There were 10 minutes, way back at the start of RBNY's 4-2 second leg loss at Santos Laguna on Tuesday night in which it felt like the Red Bulls were going to win the damn thing – or even that they should win the damn thing.
They came out of the gates flying, pressing a sleepwalking Santos side and battering them in the attacking third. They were quick, purposeful and rampant. They got two goals by repeatedly getting down the wings and pulling the ball back across the box, running into one-timers and looking like they knew exactly how they wanted to go about reversing their first-leg deficit.
There were about 15 minutes, just after that, in which the Red Bulls looked like they could win the damn thing. They weren't dominating anymore – the two goals woke Santos up at least a little bit – but they were mostly on the front foot, and mostly able to string passes together, and mostly able to be dangerous.
That sequence ended in the 24th minute with a pass from Connor Lade that slipped through the Santos defense, and found Bradley Wright-Phillips somehow unmarked in the box, about 14 yards out. He took a touch, undefended, turned and fired a shot that he has scored on so, so often in his RBNY career.
It went right into goalkeeper Jonathan Orozco's breadbasket. And with that, Santos finally woke up:
- BWP's was the 4th RBNY shot of the night. They would take just one more.
- Santos had taken 4 shots on the night at that point. They took 17 more, including all four goals en route to a 6-2 aggregate-goal series win.
This has been the story for so long with the Red Bulls in the biggest moments of the biggest games. They find a way to not convert on the opportunities that got them there in the first place. And when that happens, they just haven't had the extra gear to fight their way out of it.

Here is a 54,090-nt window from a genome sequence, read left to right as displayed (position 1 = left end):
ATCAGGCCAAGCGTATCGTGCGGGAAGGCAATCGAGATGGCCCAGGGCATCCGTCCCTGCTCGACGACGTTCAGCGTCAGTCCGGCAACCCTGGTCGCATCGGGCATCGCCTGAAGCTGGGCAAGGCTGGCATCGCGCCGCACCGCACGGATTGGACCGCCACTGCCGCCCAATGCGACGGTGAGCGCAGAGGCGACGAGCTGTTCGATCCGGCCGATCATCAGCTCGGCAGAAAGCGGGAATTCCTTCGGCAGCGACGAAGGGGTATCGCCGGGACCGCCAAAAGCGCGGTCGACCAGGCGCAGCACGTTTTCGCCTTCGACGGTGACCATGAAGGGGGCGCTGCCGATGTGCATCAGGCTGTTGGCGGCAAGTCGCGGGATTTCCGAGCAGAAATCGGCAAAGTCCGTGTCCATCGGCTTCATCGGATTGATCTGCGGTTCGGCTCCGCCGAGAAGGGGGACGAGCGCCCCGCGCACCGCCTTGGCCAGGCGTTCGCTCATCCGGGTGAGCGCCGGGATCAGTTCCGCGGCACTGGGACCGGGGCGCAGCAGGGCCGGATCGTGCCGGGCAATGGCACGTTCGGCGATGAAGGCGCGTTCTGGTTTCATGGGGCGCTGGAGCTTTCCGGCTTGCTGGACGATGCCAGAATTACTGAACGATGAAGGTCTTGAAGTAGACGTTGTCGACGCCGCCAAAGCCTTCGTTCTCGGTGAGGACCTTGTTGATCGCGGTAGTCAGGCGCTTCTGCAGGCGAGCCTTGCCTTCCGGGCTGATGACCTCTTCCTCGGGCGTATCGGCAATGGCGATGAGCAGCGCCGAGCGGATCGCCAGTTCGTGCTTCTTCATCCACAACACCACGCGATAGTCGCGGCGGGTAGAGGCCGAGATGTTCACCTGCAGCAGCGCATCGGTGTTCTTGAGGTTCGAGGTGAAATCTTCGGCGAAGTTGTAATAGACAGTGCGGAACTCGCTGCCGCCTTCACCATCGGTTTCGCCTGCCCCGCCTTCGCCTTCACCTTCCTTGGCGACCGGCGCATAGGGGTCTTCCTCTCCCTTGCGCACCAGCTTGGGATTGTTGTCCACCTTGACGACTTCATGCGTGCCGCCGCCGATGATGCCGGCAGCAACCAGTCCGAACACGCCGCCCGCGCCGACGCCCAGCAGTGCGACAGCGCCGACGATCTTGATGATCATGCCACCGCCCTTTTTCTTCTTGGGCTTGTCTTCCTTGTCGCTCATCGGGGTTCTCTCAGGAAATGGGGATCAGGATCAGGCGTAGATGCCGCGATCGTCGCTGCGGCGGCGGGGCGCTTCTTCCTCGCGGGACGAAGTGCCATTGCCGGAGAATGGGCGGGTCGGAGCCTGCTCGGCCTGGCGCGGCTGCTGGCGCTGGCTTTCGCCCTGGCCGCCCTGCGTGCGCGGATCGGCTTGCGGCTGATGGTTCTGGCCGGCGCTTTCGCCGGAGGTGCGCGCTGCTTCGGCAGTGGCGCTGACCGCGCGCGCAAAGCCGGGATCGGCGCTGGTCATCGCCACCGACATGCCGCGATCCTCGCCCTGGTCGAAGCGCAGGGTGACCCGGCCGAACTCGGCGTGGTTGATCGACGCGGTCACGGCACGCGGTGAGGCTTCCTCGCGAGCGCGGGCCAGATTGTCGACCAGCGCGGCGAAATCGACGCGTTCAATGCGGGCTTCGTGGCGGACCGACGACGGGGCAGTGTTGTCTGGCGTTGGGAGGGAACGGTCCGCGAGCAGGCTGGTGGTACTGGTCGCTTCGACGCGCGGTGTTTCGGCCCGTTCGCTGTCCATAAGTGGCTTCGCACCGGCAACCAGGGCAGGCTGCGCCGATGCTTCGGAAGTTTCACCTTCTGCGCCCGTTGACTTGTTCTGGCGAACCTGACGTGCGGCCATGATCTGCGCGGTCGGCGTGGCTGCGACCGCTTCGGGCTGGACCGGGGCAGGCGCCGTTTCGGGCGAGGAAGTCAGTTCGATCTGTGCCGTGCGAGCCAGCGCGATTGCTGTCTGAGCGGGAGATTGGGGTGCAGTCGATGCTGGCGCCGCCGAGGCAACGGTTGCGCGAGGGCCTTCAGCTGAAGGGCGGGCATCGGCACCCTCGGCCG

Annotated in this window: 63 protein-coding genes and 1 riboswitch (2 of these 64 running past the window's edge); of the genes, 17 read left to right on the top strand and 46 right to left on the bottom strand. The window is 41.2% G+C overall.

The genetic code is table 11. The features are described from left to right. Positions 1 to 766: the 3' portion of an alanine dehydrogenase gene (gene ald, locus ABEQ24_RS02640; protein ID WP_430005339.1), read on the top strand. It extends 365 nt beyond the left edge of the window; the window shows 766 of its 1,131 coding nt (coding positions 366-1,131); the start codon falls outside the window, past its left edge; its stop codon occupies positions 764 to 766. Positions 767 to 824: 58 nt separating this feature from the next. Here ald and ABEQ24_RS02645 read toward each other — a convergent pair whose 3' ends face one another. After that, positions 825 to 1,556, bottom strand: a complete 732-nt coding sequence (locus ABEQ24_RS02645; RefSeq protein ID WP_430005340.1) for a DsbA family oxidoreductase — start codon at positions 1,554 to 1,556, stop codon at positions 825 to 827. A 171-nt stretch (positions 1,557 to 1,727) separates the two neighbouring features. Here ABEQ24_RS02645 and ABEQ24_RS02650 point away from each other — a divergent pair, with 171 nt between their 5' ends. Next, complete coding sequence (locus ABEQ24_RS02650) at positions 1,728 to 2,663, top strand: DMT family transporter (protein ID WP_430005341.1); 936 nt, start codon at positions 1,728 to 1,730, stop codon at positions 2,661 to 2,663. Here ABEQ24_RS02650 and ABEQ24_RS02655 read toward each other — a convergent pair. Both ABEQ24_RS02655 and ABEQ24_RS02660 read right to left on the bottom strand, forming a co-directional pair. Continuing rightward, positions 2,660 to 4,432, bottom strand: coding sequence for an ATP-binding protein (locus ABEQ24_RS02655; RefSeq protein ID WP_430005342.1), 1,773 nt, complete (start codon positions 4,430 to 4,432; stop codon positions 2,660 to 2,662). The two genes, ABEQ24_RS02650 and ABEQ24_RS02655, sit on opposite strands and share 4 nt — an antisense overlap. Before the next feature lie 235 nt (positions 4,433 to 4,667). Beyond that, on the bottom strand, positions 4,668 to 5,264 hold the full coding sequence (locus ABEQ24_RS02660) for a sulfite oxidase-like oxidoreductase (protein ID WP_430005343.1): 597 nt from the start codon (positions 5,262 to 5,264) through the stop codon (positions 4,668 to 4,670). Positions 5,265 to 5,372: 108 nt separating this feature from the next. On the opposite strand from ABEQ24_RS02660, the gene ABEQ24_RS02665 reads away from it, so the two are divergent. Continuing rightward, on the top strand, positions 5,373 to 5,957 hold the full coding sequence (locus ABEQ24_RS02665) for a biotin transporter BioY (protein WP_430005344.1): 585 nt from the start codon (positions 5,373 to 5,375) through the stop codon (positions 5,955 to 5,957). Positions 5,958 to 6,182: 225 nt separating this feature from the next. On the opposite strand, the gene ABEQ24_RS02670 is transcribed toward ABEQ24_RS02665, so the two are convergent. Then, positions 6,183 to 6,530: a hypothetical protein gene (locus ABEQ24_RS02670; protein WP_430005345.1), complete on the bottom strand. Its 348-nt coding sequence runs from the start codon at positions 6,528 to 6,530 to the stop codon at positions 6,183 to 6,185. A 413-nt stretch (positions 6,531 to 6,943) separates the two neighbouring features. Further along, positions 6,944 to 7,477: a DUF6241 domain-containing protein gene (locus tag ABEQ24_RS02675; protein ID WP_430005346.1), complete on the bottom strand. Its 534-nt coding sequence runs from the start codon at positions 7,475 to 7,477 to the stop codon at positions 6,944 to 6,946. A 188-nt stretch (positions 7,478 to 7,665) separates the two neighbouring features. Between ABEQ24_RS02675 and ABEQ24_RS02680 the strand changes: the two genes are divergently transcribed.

Forget about the tactics (though not all the tactics – Chris Armas should viddy well, my droogs, what happened when he decided to play with only one central midfielder for the final 25 minutes): This was a game and a series of moments.
Santos finished theirs. New York did not. Los Guerreros are onto the semis, and RBNY return to the drawing board.
The second game of the evening was both closer and less dramatic.
Houston never really made a run, but also they never got run off the field and came out of the second leg with merely a 1-0 loss (3-0 on aggregate).
Honestly, keeping it respectable at El Volcan is impressive, as is the fashion in which Houston did it. They didn't exactly go out there and play jogo bonito, but they didn't bunker, either, and there were some pretty decent stretches of play in which they were able to get on the ball, knock it around a bit and generate some good chances. A little bit more sharpness from Tommy McNamara or Mauro Manotas in front of net and this one would've gotten interesting.
Obviously that wasn't meant to be – the chances Houston did create all went wanting, and Tigres were able to keep it in third gear for the duration, save for a 10-minute stretch midway through the second half.
That was enough to get the Liga MX giants (they're the team of the decade, and a CCL crown is all they're missing to make it indisputable) comfortably into the semis.
The Dynamo should take heart, though. Yes, they have work to do in the regular season to get back into the playoffs after last year's absence, but so far it looks very much like they have the pieces to do it. Kiki Struna has been mostly excellent to start his MLS career, as has Matias Vera. They've stiffened the spine of the team, which is a good dose of what the doctor ordered.